Pacific Legal Network -Article: Not For Profit enterprises in the Pacific: Is your organisation compliant?

Authored By Dirk Heinz

“Not-for-profit” is a phrase that can be used to describe all sorts of enterprises, including charities, NGOs and others. They all have at their core the requirement that they do not operate for profit. These entities can be incorporated almost anywhere and have a long history of operating in the Pacific. If you’re part of such an organisation (which we will call below an ‘NGO’) and have spent time living in the Pacific region, you’ll be acutely aware of just how important the role of aid funding can play in improving quality of life for many Pacific peoples. In the face of a growing threat from climate induced natural disasters and as efforts to close the gap between emerging island economies and the developed world continue, NGOs are more important than ever.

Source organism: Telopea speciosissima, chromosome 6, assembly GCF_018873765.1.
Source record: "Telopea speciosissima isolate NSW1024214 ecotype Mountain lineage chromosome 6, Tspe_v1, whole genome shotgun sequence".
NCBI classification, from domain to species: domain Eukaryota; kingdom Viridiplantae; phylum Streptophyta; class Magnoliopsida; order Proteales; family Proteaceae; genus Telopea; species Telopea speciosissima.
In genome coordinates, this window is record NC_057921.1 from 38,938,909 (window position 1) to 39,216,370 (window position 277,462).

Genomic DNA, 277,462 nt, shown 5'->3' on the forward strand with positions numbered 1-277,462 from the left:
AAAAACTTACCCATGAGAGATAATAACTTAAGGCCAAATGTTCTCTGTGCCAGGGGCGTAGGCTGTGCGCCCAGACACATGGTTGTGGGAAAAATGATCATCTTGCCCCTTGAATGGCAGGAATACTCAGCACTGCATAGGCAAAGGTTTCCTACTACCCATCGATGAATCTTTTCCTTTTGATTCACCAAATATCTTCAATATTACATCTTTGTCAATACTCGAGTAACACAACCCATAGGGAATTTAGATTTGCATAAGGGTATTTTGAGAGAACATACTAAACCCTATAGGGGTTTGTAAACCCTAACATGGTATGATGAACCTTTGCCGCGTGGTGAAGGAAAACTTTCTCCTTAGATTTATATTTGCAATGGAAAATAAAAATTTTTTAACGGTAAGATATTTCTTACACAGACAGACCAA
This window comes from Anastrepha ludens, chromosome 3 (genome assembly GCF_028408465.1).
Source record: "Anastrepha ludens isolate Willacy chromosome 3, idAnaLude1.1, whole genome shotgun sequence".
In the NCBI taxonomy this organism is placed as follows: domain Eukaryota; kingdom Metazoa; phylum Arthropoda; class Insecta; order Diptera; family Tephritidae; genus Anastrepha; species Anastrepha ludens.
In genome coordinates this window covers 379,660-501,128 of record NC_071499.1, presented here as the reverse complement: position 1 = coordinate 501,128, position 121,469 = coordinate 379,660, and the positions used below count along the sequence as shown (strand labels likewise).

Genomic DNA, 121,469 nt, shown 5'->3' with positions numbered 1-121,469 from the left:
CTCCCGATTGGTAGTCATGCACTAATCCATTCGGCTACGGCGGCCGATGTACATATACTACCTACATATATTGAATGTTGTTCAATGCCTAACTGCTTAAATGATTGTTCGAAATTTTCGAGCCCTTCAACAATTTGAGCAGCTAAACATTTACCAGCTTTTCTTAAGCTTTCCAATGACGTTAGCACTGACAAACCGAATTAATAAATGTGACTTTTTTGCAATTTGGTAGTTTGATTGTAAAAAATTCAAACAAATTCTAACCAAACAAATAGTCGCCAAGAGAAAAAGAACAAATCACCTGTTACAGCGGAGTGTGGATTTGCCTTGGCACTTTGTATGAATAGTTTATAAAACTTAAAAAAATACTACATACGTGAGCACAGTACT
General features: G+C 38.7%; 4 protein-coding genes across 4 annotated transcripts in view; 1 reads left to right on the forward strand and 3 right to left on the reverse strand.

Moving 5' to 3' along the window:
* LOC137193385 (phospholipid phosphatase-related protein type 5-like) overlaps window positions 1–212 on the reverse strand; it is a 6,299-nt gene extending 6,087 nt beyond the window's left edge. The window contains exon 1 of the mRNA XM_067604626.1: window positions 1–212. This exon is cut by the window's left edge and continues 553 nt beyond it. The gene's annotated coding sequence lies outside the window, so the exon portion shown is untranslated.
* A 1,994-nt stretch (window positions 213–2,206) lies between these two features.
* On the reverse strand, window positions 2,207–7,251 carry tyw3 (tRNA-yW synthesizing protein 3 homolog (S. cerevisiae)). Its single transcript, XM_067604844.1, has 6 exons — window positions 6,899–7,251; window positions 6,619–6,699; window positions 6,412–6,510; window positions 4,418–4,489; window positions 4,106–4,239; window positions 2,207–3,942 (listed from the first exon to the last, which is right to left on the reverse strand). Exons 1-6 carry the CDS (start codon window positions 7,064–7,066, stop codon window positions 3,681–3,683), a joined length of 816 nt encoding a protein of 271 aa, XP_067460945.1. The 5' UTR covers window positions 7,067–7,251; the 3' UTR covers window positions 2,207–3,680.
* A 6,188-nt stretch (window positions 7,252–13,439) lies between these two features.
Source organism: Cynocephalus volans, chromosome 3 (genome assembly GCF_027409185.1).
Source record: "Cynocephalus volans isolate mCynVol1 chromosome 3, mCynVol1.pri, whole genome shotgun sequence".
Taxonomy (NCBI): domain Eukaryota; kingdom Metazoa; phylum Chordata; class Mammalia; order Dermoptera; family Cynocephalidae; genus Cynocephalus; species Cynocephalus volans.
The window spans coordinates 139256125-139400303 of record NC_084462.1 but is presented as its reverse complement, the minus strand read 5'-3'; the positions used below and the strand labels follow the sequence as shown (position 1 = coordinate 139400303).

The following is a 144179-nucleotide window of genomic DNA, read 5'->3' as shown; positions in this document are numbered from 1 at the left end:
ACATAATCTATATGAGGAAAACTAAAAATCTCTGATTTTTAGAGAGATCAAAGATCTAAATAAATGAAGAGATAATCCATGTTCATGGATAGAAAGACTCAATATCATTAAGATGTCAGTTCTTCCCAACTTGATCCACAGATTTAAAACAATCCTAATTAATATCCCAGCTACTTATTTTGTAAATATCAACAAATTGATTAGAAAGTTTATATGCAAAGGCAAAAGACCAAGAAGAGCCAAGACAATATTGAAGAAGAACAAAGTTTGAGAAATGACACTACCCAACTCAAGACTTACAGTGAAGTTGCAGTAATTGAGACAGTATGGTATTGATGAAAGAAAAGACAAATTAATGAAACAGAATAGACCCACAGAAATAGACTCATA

However, NGOs are often under-resourced and very busy carrying on with their missions. Sometimes it is easy to forget about the regulatory and operational requirements of your NGO. No matter the level of “goodness” behind your intentions and deeds, government departments and national corporate regulators across the Pacific still require that you abide by certain regulations which apply to all entities operating in each jurisdiction, no matter your social or commercial aims.

Aside from reputational risks that come with non-compliance hefty fines can follow. So, it’s integral that you comply with filing and ongoing disclosure requirements in accordance with the laws of the country you operate in and your constitutional framework.

Committee members and board members of NGOs should also be intimately familiar with their corporate governance requirements and have a sound understanding of their obligations to the NGO – this should include understanding the financial position of the NGO.

Similarly, failures by the NGO to take regular audits, including of employee entitlements, property and asset holdings and liabilities or insurance policies to ensure they are fit-for-purpose, can jeopardise the sound functioning of your NGO, the security of assets held and potentially expose your organisation to significant financial loss.

Typically when working with NGO clients, we asks a number of key questions including:

Is your organisation validly incorporated or properly registered as a ‘charitable organisation’?

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